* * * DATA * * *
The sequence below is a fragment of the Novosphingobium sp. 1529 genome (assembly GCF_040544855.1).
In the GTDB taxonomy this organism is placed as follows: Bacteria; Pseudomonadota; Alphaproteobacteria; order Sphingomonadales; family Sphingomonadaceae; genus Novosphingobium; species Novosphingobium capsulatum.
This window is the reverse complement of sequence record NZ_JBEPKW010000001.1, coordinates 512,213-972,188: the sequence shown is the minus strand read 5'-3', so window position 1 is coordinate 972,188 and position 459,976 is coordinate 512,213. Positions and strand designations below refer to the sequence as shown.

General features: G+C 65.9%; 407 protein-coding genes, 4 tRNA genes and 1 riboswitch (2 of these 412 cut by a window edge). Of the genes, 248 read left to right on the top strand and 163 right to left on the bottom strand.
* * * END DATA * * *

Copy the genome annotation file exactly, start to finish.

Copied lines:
The sequence below is a fragment of the Novosphingobium sp. 1529 genome (assembly GCF_040544855.1).
In the GTDB taxonomy this organism is placed as follows: Bacteria; Pseudomonadota; Alphaproteobacteria; order Sphingomonadales; family Sphingomonadaceae; genus Novosphingobium; species Novosphingobium capsulatum.
This window is the reverse complement of sequence record NZ_JBEPKW010000001.1, coordinates 512,213-972,188: the sequence shown is the minus strand read 5'-3', so window position 1 is coordinate 972,188 and position 459,976 is coordinate 512,213. Positions and strand designations below refer to the sequence as shown.

General features: G+C 65.9%; 407 protein-coding genes, 4 tRNA genes and 1 riboswitch (2 of these 412 cut by a window edge). Of the genes, 248 read left to right on the top strand and 163 right to left on the bottom strand.